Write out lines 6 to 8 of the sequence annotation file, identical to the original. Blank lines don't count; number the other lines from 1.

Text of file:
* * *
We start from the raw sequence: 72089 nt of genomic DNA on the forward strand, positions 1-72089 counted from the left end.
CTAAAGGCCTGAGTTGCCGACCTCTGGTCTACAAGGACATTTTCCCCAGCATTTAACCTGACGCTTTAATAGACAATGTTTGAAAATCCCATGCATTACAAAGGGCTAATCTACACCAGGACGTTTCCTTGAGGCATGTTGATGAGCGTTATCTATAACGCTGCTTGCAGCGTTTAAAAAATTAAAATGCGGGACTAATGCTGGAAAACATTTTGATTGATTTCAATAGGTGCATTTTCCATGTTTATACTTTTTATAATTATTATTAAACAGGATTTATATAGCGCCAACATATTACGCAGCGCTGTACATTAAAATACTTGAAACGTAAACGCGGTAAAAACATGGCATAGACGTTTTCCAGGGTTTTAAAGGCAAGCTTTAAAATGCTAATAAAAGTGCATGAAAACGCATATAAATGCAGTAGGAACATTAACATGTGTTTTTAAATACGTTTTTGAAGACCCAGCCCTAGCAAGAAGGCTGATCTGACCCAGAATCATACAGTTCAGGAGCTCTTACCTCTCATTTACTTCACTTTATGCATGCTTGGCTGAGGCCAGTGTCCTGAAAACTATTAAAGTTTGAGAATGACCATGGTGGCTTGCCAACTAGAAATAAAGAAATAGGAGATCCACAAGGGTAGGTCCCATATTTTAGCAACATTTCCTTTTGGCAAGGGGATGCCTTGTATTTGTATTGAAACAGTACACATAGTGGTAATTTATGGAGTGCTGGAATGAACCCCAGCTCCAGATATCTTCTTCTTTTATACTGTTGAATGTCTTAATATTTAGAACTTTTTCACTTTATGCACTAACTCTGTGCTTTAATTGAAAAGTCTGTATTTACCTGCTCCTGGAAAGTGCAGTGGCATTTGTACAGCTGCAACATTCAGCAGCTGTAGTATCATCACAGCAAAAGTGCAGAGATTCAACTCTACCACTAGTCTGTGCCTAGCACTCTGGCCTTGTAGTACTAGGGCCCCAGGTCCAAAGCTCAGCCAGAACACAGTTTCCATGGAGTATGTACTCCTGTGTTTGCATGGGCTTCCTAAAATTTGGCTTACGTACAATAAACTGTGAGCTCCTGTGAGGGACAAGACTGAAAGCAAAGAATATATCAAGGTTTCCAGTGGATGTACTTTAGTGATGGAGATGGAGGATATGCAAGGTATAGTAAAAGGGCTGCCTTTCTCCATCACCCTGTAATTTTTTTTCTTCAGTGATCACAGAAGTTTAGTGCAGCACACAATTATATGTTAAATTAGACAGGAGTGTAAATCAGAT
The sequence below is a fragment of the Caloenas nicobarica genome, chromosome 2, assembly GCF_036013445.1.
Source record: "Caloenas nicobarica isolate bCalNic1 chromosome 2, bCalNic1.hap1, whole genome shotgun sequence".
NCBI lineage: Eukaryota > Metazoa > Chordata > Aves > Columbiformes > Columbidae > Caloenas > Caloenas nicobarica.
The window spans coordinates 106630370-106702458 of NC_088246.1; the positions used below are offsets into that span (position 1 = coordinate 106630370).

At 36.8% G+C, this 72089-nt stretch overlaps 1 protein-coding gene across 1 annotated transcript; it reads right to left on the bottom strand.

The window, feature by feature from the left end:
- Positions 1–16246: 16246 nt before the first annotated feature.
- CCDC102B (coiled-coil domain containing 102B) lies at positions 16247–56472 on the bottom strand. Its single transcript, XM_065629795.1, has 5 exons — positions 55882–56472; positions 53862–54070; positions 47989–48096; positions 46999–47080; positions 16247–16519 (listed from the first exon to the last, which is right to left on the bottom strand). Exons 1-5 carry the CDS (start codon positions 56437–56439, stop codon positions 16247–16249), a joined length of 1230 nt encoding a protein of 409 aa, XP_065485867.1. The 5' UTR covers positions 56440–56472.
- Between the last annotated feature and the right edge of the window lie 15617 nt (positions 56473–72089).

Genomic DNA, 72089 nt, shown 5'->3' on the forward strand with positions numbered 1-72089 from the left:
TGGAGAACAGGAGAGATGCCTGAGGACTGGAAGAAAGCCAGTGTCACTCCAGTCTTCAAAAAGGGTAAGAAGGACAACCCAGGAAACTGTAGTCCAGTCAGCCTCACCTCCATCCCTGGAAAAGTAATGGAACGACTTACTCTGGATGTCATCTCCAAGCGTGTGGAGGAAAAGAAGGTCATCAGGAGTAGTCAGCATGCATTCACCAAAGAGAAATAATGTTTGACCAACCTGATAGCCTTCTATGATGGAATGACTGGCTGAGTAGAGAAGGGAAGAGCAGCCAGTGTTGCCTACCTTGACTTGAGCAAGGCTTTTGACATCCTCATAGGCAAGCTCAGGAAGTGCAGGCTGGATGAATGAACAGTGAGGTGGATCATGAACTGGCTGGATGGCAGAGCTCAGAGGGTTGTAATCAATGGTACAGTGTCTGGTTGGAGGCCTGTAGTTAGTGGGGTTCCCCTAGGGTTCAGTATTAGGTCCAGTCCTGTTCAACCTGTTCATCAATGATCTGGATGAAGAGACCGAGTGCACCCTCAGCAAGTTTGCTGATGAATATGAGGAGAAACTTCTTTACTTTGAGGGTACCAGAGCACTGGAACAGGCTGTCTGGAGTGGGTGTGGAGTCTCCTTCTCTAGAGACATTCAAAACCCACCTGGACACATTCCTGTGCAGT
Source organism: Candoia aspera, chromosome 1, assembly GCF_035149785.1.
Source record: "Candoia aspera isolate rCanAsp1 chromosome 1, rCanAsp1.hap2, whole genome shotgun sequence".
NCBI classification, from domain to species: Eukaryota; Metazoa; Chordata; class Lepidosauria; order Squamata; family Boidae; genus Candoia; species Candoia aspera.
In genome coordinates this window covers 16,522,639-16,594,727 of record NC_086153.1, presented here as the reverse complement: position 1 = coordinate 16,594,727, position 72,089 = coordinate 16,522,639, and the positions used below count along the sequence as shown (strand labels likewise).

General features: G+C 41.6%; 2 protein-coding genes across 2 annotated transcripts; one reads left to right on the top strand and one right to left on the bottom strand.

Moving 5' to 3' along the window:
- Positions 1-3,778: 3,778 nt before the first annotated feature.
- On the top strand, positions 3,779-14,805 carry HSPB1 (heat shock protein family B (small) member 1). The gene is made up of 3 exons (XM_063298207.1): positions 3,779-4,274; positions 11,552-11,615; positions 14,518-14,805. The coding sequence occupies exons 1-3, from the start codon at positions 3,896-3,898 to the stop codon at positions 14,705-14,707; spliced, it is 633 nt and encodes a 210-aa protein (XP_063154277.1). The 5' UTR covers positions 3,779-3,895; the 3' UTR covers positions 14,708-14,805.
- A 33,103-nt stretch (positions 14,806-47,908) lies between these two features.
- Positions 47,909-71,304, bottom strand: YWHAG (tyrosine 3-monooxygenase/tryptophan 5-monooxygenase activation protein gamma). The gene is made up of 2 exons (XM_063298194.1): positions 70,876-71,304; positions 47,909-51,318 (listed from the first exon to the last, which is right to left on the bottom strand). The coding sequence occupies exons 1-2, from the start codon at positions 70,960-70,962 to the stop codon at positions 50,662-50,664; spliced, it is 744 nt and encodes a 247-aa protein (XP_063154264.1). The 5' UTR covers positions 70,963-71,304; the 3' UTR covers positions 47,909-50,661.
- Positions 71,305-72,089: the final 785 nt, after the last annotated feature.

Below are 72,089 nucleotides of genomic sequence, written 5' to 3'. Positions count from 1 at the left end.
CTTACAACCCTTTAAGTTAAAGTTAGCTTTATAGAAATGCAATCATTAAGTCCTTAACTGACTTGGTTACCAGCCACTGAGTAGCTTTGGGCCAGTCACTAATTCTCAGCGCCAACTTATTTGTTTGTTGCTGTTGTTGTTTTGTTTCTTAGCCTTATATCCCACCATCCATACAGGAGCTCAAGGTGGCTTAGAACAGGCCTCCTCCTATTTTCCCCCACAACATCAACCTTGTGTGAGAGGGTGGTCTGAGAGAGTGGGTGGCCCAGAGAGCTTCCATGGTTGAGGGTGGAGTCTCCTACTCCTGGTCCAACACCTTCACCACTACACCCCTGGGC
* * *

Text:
The window spans coordinates 106630370-106702458 of NC_088246.1; the positions used below are offsets into that span (position 1 = coordinate 106630370).

At 36.8% G+C, this 72089-nt stretch overlaps 1 protein-coding gene across 1 annotated transcript; it reads right to left on the bottom strand.

The window, feature by feature from the left end: